Le Centre Alexandrin d'Étude
des Amphores
logo cnrs
CEAlex - USR 3134
Présentation
Introduction
Amphores
Amphorae
Anses timbrées
Stamped Handles
Fouilles
Digs
Publications ChronAmphora Bibliothèque CAEA
CAEA Library
Ressources en ligne
On-line resources
Plan du site
Site plan
Mise à jour
Update

Anses d'amphores timbrées

Méthodologie
Construction de la base de données
Définition des matrices
Timbres Rhodiens
Autres productions
Catalogue des matrices des timbres des eponymes rhodiens

 

Definition of matrices   

To establish the matrices of each impression, the system proposed by Jean-Yves Empereur* has been taken as a model. According to this system, all the impressions are formulated and numbered depending on the inscribed information on the stamp. This system can be considered as a kind of "open system" to every new matrix type which will be found later. V. Grace, during her studies on the matrices, gave a number to Rhodian eponyms and fabricants in alphabetical order. But any new eponym or fabricant name caused a problem when adding them into the existing list. A similar sort of difficulty occurs for Knidian stamps. The existing KT numbers are in order at the beginning in an alphabetical order according to the names of the fabricants and then the magistrates whose names are associated with the fabricants, but when new types were found, the necessity of giving a new KT number caused confusion and made finding the matrix in question difficult. For example, a newly found stamp of a fabricant whose name begins with alpha ends with a number like KT 2437. The new system proposed here permits the integration of all new matrices of any origin which will be found in the future.

The abbreviations in the matrices are used to indicate the following full words:

R: Rhodian
K: Knidian
KO: Koan
X: Chian
X-lag: Chian Lagynos
NIK: Nikandros Group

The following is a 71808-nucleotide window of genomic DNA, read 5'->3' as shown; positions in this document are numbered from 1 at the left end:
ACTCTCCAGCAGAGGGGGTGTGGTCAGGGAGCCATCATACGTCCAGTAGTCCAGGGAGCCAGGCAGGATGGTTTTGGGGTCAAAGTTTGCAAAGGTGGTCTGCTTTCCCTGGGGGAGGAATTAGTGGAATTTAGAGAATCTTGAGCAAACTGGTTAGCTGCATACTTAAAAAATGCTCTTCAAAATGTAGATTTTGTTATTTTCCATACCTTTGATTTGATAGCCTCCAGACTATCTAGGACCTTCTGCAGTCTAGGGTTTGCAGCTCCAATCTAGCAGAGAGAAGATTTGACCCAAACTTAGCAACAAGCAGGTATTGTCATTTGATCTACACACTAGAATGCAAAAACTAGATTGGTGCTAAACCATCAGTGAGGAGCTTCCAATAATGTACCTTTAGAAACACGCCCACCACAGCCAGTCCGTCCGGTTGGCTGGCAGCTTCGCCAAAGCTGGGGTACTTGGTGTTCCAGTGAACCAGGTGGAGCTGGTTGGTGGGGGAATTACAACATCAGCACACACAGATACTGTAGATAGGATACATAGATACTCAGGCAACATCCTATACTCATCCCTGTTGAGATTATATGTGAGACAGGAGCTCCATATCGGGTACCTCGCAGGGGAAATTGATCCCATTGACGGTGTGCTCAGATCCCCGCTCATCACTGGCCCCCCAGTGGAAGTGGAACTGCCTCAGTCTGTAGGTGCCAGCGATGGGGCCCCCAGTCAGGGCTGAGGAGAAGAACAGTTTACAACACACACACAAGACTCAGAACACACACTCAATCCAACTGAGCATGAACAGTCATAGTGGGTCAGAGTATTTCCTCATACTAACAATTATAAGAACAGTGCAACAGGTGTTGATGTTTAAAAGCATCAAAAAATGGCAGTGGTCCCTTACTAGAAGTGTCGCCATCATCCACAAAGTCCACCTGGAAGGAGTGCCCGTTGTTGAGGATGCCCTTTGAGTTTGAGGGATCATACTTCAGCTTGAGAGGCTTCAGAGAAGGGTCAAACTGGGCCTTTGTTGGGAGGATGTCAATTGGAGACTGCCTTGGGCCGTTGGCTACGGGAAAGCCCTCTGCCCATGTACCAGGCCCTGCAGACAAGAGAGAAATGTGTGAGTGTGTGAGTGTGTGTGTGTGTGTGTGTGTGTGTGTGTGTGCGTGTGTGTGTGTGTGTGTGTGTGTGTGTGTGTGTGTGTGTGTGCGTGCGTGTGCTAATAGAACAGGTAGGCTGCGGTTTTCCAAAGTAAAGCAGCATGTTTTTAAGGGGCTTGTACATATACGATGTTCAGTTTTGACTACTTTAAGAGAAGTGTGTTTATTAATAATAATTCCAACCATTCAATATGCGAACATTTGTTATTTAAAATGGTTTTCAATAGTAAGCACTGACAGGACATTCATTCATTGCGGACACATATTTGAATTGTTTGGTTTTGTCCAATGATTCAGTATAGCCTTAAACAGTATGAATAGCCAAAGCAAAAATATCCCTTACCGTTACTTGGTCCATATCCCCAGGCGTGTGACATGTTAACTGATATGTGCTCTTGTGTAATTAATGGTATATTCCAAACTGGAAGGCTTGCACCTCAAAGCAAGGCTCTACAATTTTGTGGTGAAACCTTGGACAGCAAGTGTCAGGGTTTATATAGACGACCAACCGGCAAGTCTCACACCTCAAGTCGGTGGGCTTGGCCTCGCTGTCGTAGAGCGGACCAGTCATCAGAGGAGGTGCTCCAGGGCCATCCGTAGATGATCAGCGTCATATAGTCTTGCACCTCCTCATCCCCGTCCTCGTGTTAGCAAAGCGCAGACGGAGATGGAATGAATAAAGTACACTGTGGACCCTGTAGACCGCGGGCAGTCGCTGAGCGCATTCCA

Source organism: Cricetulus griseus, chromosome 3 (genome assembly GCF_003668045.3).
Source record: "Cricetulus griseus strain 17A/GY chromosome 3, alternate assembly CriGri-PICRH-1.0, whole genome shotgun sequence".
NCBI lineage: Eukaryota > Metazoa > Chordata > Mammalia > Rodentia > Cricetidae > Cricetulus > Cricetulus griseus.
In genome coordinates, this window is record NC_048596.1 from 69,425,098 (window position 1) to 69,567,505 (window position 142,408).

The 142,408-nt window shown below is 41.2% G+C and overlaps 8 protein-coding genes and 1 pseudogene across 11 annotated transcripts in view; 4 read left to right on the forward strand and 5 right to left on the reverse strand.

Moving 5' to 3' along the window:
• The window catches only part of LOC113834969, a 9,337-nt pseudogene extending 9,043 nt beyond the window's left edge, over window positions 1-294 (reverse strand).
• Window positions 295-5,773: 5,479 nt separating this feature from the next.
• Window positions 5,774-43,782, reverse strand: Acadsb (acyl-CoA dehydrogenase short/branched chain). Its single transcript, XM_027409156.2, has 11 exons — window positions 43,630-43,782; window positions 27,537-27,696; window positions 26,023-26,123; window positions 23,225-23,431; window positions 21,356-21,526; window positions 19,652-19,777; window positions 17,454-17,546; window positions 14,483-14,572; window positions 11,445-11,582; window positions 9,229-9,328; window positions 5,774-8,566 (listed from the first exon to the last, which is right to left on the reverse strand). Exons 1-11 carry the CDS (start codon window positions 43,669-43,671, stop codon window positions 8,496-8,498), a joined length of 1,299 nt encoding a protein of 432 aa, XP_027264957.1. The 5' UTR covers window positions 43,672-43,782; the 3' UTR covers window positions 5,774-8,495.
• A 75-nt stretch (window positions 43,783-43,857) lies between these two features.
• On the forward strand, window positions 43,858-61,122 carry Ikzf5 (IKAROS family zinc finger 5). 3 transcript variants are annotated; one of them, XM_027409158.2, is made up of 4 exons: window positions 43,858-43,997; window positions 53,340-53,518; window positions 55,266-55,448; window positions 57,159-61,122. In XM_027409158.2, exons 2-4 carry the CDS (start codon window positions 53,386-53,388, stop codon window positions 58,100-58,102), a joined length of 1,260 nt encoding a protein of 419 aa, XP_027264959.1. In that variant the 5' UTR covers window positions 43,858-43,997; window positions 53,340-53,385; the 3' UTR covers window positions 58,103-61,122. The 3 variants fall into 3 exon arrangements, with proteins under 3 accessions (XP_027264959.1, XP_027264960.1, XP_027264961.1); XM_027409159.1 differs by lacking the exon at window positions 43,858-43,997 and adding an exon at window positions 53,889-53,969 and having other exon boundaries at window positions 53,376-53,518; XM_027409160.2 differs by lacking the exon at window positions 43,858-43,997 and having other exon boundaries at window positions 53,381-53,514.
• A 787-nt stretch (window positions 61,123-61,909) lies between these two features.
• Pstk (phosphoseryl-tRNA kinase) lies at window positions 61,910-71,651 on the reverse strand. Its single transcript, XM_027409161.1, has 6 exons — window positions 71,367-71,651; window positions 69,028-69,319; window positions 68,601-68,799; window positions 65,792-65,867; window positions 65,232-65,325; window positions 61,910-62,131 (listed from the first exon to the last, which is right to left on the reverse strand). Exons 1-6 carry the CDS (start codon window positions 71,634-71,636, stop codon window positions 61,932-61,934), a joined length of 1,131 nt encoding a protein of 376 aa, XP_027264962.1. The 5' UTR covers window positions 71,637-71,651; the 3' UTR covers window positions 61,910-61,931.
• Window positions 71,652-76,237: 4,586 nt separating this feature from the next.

E: Eponym
F: Fabricant
D: Duoviri
Ph. Phrourarchos
TS: Timbre Secondaire (Secondary Stamp)
MC: Matrice Complementaire (Complementary Matrix)
M: Month-name

The matrices are identified according to any difference seen on the impression, such as the characteristics of the letters, the organization of the stamp depending on the division of the words (names, prepositions, titles, month-names), number of lines, devices, place of the device, form of the stamp, measurement of the stamp, inscription errors, abbreviations, space between letters or after/before words etc.

As seen above, the matrix numbers do not cause any complexity. To get more detailed information about a certain matrix, one should see the form of it in the database or in another version of the stamp database, which will be presented below, containing the best photos of every matrix belonging to eponyms or fabricants with and/or without month-names. 

For our studies in Alexandria, another type of database containing only the photographs of matrices has also been prepared (fig. 7). In fact, it is a simple card system applied in the computer with Filemaker Pro 8.5. For every eponym and fabricant with different month-names and without a month-name, a form is created. In the forms, one can find the best photos or the rubbings of each matrix with the indication of the matrix number and the inventory number of the stamp. This allows the researchers to see all the matrices of a certain eponym/fabricant with a certain month-name/without a month-name together in need of comparison, identification or restoration of their impressions (or matrices).

Fig 7


* EMPEREUR, GUIMIER-SORBETS 1986, p. 129.
collection